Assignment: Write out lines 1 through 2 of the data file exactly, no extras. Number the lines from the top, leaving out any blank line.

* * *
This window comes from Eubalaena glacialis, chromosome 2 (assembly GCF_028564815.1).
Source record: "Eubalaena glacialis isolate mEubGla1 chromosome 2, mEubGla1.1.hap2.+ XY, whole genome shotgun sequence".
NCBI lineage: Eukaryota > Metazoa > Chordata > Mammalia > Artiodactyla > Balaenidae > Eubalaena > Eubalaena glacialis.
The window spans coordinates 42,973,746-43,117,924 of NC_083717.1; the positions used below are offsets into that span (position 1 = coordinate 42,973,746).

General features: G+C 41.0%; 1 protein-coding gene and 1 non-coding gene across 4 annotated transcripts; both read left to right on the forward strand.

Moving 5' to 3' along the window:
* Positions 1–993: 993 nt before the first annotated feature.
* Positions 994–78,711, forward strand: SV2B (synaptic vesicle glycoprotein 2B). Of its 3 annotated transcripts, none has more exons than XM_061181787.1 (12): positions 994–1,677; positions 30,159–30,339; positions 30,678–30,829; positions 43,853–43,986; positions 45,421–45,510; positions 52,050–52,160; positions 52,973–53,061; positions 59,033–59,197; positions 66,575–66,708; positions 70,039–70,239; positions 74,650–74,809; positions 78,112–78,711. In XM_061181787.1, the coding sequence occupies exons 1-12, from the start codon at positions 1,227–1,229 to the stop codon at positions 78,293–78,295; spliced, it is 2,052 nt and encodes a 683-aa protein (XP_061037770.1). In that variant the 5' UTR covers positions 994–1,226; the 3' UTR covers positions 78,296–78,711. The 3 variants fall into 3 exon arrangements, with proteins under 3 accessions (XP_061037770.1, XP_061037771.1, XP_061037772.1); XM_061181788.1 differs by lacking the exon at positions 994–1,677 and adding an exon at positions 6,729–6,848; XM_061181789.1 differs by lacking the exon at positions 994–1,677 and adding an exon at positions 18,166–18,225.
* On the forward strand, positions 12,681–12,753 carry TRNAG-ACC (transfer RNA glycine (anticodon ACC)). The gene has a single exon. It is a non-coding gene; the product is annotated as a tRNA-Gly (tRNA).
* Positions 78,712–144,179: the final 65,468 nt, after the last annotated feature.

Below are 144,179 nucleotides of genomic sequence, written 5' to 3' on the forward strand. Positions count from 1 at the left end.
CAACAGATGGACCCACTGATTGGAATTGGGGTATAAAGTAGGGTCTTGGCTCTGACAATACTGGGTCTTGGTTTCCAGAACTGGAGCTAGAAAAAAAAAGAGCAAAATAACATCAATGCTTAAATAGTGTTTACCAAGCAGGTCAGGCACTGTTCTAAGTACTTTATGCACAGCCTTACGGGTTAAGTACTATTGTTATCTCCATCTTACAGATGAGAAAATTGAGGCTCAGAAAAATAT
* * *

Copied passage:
This window comes from Eubalaena glacialis, chromosome 2 (assembly GCF_028564815.1).
Source record: "Eubalaena glacialis isolate mEubGla1 chromosome 2, mEubGla1.1.hap2.+ XY, whole genome shotgun sequence".